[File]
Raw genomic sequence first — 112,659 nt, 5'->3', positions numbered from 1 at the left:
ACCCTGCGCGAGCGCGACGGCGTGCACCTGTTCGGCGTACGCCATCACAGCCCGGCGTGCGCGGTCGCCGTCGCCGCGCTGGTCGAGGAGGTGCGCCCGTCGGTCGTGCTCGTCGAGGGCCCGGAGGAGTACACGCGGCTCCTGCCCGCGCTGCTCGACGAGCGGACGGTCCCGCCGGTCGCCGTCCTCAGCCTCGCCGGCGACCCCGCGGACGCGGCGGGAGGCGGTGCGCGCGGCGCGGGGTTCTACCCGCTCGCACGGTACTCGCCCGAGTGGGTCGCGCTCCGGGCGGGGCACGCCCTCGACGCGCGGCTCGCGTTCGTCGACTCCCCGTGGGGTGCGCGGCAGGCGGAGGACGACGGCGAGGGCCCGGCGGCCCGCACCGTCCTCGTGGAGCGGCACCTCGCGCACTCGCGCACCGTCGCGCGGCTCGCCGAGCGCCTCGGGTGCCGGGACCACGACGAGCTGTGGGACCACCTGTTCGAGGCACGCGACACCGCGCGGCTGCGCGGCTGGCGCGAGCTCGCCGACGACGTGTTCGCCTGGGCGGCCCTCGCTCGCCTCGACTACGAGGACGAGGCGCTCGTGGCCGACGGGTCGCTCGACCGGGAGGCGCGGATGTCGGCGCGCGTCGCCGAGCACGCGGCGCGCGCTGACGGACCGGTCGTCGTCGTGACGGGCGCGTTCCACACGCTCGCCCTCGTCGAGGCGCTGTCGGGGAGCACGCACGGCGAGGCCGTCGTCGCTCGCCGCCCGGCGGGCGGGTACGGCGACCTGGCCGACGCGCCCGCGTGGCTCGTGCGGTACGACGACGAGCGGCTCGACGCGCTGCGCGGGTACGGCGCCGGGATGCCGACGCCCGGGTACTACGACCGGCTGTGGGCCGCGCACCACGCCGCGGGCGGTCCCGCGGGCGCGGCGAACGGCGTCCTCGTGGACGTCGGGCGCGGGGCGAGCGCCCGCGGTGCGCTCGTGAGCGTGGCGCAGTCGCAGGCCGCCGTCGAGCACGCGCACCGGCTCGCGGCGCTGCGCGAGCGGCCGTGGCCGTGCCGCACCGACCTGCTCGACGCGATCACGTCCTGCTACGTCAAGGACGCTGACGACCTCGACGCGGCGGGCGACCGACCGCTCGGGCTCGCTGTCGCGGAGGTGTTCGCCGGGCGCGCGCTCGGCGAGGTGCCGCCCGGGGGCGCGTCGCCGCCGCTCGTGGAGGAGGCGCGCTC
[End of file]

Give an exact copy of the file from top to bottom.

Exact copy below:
Raw genomic sequence first — 112,659 nt, 5'->3', positions numbered from 1 at the left:
ACCCTGCGCGAGCGCGACGGCGTGCACCTGTTCGGCGTACGCCATCACAGCCCGGCGTGCGCGGTCGCCGTCGCCGCGCTGGTCGAGGAGGTGCGCCCGTCGGTCGTGCTCGTCGAGGGCCCGGAGGAGTACACGCGGCTCCTGCCCGCGCTGCTCGACGAGCGGACGGTCCCGCCGGTCGCCGTCCTCAGCCTCGCCGGCGACCCCGCGGACGCGGCGGGAGGCGGTGCGCGCGGCGCGGGGTTCTACCCGCTCGCACGGTACTCGCCCGAGTGGGTCGCGCTCCGGGCGGGGCACGCCCTCGACGCGCGGCTCGCGTTCGTCGACTCCCCGTGGGGTGCGCGGCAGGCGGAGGACGACGGCGAGGGCCCGGCGGCCCGCACCGTCCTCGTGGAGCGGCACCTCGCGCACTCGCGCACCGTCGCGCGGCTCGCCGAGCGCCTCGGGTGCCGGGACCACGACGAGCTGTGGGACCACCTGTTCGAGGCACGCGACACCGCGCGGCTGCGCGGCTGGCGCGAGCTCGCCGACGACGTGTTCGCCTGGGCGGCCCTCGCTCGCCTCGACTACGAGGACGAGGCGCTCGTGGCCGACGGGTCGCTCGACCGGGAGGCGCGGATGTCGGCGCGCGTCGCCGAGCACGCGGCGCGCGCTGACGGACCGGTCGTCGTCGTGACGGGCGCGTTCCACACGCTCGCCCTCGTCGAGGCGCTGTCGGGGAGCACGCACGGCGAGGCCGTCGTCGCTCGCCGCCCGGCGGGCGGGTACGGCGACCTGGCCGACGCGCCCGCGTGGCTCGTGCGGTACGACGACGAGCGGCTCGACGCGCTGCGCGGGTACGGCGCCGGGATGCCGACGCCCGGGTACTACGACCGGCTGTGGGCCGCGCACCACGCCGCGGGCGGTCCCGCGGGCGCGGCGAACGGCGTCCTCGTGGACGTCGGGCGCGGGGCGAGCGCCCGCGGTGCGCTCGTGAGCGTGGCGCAGTCGCAGGCCGCCGTCGAGCACGCGCACCGGCTCGCGGCGCTGCGCGAGCGGCCGTGGCCGTGCCGCACCGACCTGCTCGACGCGATCACGTCCTGCTACGTCAAGGACGCTGACGACCTCGACGCGGCGGGCGACCGACCGCTCGGGCTCGCTGTCGCGGAGGTGTTCGCCGGGCGCGCGCTCGGCGAGGTGCCGCCCGGGGGCGCGTCGCCGCCGCTCGTGGAGGAGGCGCGCTC